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ECB's loan infusion slow to take effect

Mario Draghi, President of the European Central Bank, delivers his speech on the annual reception of German private banks in Berlin, Monday, March 26, 2012. Mario Draghi, President of the European Central Bank, delivers his speech on the annual reception of German private banks in Berlin, Monday, March 26, 2012. (AP Photo/Markus Schreiber)
By David McHugh
AP Business Writer / March 28, 2012
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FRANKFURT, Germany—The European Central Bank says the flow of credit to businesses slowed in February -- a sign that the bank's massive loans to the financial system have yet to spur a fragile eurozone economy.

The downbeat numbers were released as a key member of the bank's governing council warned again about the risks involved in the (EURO)1 trillion ($1.33 trillion) two-stage action that flooded the banking industry with cheap three-year loans.

Jens Weidmann, head of Germany's Bundesbank, said that the ECB's "wall of money" was needed as an emergency measure -- but has only bought Europe time to fix its problems.

Figures released Wednesday showed loans to nonfinancial corporations -- a key credit indicator -- fell by (EURO)3 billion ($4 billion) in February compared to the month before, after increasing by only (EURO)1 billion in January.

Compared to the same month a year ago, loans to businesses grew by only 0.4 percent, down from 0.7 percent in January.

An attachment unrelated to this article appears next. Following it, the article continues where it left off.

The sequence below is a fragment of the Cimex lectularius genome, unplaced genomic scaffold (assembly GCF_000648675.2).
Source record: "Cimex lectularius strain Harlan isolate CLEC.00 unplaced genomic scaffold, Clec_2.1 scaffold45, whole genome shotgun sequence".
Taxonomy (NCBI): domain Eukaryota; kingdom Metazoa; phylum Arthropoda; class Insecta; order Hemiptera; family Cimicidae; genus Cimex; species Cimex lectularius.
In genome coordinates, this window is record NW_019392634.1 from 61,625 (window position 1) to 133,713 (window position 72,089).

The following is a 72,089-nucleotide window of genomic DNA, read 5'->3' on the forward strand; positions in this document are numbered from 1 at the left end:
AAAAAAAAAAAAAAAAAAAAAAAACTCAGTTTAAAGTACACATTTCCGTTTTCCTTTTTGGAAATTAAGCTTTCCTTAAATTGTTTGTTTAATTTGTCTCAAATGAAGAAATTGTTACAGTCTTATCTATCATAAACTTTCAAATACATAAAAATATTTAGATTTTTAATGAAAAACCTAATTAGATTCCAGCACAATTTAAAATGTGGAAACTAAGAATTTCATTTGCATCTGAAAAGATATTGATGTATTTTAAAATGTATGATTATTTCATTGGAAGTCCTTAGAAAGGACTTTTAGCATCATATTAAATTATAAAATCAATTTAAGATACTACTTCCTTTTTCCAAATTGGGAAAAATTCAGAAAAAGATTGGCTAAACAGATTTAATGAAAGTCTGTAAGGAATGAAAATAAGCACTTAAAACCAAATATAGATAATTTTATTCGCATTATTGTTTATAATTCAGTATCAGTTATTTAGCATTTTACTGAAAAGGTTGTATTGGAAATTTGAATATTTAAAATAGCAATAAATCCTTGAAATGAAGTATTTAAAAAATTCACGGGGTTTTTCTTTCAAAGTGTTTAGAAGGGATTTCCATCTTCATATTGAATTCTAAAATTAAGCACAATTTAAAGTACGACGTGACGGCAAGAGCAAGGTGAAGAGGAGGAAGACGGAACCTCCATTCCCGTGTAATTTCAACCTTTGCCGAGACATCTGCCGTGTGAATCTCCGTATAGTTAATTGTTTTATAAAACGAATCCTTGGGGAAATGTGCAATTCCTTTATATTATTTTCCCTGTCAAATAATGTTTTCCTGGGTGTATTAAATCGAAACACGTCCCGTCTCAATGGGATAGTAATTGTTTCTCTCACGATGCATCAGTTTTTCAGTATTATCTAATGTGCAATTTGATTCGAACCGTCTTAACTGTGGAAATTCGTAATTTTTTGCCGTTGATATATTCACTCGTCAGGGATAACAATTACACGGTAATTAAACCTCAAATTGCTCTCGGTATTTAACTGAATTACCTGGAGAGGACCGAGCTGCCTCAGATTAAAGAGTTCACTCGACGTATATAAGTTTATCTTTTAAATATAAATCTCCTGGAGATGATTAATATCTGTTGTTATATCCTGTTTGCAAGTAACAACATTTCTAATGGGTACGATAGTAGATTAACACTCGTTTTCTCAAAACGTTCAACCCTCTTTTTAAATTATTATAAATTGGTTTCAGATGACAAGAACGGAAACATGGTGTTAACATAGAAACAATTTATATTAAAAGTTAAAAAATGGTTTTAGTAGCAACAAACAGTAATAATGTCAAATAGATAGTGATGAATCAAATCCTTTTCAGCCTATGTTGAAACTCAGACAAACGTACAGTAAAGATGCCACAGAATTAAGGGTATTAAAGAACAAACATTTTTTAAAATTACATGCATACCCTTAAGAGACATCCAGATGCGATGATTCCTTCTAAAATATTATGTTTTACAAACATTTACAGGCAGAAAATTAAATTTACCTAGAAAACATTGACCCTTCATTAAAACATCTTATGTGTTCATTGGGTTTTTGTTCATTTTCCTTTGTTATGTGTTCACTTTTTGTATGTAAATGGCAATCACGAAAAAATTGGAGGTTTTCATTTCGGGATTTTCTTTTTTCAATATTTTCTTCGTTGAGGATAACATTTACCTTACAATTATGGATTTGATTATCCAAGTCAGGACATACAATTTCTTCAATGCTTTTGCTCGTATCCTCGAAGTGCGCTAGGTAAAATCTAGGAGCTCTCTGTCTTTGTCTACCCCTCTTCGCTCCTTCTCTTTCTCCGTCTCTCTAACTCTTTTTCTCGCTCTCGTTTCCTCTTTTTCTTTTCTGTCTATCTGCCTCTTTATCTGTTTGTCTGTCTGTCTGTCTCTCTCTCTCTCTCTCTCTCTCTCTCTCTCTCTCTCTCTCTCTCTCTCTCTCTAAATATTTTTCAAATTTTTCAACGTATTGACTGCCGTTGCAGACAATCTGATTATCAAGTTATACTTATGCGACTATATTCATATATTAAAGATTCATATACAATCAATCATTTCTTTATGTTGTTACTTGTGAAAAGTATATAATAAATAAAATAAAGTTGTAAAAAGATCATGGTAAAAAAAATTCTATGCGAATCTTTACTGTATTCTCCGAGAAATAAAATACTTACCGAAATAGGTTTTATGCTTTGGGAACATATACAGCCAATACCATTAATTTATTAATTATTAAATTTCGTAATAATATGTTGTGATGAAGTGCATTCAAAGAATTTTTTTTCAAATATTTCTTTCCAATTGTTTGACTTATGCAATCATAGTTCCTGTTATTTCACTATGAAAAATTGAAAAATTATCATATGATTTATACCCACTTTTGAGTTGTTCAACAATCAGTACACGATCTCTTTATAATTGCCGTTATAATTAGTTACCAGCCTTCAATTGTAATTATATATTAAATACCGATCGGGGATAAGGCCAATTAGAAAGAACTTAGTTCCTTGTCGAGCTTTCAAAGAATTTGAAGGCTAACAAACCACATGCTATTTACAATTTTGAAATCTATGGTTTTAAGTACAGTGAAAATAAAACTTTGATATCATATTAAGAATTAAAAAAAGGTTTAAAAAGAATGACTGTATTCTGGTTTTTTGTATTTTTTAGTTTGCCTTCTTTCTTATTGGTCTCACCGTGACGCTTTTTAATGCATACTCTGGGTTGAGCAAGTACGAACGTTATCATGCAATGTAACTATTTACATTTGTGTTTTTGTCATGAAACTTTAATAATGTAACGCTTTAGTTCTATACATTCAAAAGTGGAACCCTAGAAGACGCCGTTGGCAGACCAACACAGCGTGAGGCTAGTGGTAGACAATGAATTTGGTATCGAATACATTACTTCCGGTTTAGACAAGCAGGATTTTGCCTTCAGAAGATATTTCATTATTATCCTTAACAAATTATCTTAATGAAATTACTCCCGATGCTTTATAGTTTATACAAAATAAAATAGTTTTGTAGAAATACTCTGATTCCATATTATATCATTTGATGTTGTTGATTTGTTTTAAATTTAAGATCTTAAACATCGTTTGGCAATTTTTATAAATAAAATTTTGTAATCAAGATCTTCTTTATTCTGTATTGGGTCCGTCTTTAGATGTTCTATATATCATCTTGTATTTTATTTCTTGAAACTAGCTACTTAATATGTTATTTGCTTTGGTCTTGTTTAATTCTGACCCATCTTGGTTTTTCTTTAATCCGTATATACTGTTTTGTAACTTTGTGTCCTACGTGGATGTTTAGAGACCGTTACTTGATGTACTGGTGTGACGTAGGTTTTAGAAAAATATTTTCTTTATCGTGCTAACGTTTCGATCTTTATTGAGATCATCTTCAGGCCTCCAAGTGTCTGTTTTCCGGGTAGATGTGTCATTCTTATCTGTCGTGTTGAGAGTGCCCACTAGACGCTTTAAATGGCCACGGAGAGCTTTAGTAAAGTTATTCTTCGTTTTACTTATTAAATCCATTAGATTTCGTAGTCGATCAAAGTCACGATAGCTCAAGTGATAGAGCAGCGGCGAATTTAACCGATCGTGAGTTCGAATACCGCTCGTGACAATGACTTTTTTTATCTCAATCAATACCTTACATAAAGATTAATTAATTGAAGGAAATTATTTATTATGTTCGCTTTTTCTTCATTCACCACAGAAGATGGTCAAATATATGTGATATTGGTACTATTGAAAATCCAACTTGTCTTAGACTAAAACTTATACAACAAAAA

The ECB made two rounds of cheap loans -- known as the "longer-term refinancing operation" -- to banks on Dec. 21 and Feb. 29, adding about (EURO)500 billion ($666 billion) in net new credit to the financial system. The loans were introduced in the hope that the money would find its way to businesses and consumers as loans and, in turn, promote growth.

The ECB loaned just over (EURO)1 trillion, handing out (EURO)489 billion to 523 banks on Dec. 21 and another (EURO)530 billion to 800 banks on Feb. 29 at a current interest rate of 1 percent. The total new credit comes out to around (EURO)500 billion because banks moved some of their earlier borrowing from other ECB loan offerings to the two so-called longer-term refinancing operations.

The loans are credited with easing the eurozone debt crisis by removing fears that one or more of Europe's shaky banks might fail, and by making it easier for heavily indebted governments such as Italy to borrow on bond markets. High borrowing costs have already pushed Greece, Ireland and Portugal to take bailout loans from other euro countries.

But the 17-country currency bloc is still going through what is expected to be a mild recession that will complicate efforts to reduce the debt loads plaguing governments. ECB president Mario Draghi says the aim of the loans was to avoid a credit crunch that would choke off the finance that businesses need to expand and hire people.

ECB Vice President Vitor Constancio said the ECB did not simply assume that its loans would immediately begin flowing through as credit. The ECB's goal was to enable banks to tap bond markets themselves as they do in less stressed times, he said.